For humanities-led responses to current crises

The Edinburgh Environmental Humanities Network was set up in 2013. We are an interdisciplinary research network, interested in developing collaborative work in the Environmental Humanities throughout Scotland, the UK, and worldwide.

We believe the current environmental crisis is best understood as a collection of diverse but mutually-reinforcing political, economic, philosophical, ethical, relational, and spiritual crises. The Environmental Humanities can compliment responses to environmental problems in the hard sciences, by examining the social bases for climate change, biodiversity loss, and marine desertification, addressing the values which underpin environmental decision-making, and exploring more ethical ways of imagining, narrating, and inhabiting environments global.

Our network aims to be a place to examine these questions through dialogue, innovation, and creative partnerships.

Our values

The Edinburgh Environmental Humanities Network aspires to be:

  • Relational in its approach to key issues and problems
  • Responsive to new developments, opportunities and research insights
  • Open to public or artistic collaborations.

Events and Actitivies

We are an active and inclusive research network, with interests that span the Environmental Humanities (including deep time, the Anthropocene, and multispecies relations). You can find information about recent and upcoming events below, and on our Resources and Activities page

You are welcome to advertise your own Environmental Humanities event on our website: please use the form here.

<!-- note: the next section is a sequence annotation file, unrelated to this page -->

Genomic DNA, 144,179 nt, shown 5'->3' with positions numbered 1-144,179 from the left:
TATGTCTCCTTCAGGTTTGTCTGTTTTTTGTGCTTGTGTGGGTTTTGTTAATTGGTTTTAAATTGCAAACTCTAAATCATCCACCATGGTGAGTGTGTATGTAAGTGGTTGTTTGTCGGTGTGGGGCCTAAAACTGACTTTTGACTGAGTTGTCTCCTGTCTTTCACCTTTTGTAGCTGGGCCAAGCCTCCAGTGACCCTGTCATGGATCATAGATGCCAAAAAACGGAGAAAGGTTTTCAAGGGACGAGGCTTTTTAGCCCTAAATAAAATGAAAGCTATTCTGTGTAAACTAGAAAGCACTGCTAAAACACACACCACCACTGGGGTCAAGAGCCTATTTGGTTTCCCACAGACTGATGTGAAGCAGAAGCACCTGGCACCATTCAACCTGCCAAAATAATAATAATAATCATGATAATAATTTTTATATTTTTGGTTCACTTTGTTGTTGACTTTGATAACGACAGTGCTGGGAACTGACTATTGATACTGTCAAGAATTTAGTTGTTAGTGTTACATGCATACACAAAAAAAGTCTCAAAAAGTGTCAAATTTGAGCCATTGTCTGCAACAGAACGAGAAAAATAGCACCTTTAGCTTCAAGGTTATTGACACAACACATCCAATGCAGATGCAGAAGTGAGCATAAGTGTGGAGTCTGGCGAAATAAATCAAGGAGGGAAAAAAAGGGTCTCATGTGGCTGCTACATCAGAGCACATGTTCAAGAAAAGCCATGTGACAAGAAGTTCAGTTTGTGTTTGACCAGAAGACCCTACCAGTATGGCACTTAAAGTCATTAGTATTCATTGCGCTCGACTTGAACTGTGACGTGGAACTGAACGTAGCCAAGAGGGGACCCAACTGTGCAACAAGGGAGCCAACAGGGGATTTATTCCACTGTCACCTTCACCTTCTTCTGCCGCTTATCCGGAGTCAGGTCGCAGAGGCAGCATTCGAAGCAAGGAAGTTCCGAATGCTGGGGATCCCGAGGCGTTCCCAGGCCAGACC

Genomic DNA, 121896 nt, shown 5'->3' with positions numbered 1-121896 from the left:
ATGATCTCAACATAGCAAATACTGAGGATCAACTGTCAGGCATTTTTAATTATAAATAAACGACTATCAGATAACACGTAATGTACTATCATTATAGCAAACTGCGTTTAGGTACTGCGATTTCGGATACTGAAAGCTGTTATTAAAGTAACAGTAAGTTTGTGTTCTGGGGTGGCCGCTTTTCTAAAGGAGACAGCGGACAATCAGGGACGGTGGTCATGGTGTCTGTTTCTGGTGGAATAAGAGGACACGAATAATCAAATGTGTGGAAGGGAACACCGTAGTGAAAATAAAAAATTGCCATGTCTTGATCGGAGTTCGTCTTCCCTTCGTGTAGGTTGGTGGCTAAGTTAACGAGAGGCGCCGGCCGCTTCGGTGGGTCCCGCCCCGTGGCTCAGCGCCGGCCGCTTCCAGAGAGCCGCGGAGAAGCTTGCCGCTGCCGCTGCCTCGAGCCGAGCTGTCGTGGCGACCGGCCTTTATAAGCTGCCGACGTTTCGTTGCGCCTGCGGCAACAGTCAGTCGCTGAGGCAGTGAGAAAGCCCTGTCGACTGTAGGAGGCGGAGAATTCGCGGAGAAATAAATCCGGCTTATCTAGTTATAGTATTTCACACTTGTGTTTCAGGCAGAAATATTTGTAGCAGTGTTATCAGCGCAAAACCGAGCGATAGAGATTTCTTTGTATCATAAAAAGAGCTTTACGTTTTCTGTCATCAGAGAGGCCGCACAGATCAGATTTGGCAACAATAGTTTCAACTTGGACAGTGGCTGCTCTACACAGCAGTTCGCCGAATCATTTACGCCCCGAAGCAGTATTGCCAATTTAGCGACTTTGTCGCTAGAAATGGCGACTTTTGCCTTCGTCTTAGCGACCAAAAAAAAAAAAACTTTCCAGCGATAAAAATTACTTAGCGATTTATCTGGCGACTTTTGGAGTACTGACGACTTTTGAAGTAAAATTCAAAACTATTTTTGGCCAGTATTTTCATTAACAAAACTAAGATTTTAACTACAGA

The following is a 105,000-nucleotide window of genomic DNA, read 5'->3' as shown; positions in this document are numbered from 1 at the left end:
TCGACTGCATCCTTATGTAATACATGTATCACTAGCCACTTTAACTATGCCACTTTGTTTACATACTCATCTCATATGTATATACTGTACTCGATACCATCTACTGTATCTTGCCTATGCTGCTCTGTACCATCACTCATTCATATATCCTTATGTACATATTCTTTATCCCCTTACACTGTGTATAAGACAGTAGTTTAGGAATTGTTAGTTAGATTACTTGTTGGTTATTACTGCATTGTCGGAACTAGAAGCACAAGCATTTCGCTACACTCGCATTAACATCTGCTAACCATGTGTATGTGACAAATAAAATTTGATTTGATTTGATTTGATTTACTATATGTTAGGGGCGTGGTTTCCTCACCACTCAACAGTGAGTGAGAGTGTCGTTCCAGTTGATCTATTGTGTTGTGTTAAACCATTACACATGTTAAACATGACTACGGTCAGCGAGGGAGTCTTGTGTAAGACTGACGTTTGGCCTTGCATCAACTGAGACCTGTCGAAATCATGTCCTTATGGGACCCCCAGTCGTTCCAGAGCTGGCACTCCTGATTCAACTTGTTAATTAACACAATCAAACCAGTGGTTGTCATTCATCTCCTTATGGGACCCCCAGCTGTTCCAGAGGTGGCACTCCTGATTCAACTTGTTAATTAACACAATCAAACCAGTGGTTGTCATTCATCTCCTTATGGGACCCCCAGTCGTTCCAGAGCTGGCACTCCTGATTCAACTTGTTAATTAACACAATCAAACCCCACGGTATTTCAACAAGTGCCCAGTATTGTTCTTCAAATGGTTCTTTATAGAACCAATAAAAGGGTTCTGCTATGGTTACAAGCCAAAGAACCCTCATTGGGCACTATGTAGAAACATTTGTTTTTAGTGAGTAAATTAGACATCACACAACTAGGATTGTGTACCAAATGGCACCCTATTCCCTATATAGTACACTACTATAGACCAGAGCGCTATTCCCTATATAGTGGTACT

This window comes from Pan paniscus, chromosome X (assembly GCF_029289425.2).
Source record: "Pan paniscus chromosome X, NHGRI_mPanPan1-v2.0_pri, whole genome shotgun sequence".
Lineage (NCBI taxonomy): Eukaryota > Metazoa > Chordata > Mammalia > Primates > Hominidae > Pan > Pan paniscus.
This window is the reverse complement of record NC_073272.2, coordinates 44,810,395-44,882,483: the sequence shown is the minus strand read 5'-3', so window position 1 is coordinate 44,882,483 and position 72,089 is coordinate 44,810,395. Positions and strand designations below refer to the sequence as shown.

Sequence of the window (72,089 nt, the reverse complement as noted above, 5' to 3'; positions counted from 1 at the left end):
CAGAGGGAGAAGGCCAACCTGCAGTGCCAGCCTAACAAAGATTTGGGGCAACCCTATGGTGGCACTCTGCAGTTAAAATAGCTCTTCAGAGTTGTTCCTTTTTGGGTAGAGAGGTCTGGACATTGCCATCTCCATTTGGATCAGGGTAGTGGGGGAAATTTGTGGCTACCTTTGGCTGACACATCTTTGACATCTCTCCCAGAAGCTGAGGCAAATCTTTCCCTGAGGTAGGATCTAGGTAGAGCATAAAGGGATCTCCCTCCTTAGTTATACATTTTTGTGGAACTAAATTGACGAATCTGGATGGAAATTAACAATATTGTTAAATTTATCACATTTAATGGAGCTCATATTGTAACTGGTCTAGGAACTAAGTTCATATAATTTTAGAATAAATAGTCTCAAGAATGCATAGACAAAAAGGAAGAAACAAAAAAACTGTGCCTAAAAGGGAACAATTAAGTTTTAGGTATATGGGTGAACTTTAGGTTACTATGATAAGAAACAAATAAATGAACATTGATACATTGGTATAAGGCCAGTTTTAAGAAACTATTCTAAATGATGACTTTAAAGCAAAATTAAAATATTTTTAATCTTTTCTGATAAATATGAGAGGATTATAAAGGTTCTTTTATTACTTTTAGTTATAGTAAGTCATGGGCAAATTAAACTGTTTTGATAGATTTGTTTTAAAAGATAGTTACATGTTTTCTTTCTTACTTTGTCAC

Join our Reading Group

We host a monthly reading group where we discuss new work in the Environmental Humanities. The group is cross-disciplinary (including geography, anthropology, philosophy, literary studies, and more), and readings are selected by different members each month. You can find a list of themes and reading so far on our Reading Group page.

We meet at the University of Edinburgh on the second Friday of each month, from 4.00-5.30pm. New members are welcome – if you’d like to come along, please email david.farrier@ed.ac.uk for details of the current readings and venue.

Lecture Series

In 2015-16 EEHN was given an IASH International Interdisicplinary Research Group grant, to develop our series of lectures and workshops on Unexpected Encounters with Deep Time.

Our interest was in bringing deep time to bear on the everyday. Whether it is a fossil in the polished floor of a hotel lobby or an encounter with a turtle washed up on a Scottish beach with a gut full of plastic, chance meetings such as these suggest the uncanny ability of deep time to telescope into and out of the everyday. Rather than appearing as an abstract concept, an unending line forward or backwards, deep time is met in material encounters that disorient and reframe. For instance, fossil fuel simultaneously casts us back in to the deep past of their formation, and the deep future shaped by their consumption. Deep time enfolds and enlivens our existence, and thinking about the intersection of deep time with the everyday offers a different view onto the processes of disruption that mark the extended ‘geological moment’ that has been named the Anthropocene.

Our three themes were Enchantment, Violence, and Haunting, and each theme was explored via public lecture, workshop, and postgraduate masterclass. You can find recordings of the lectures and presentations on our Resources and Activities page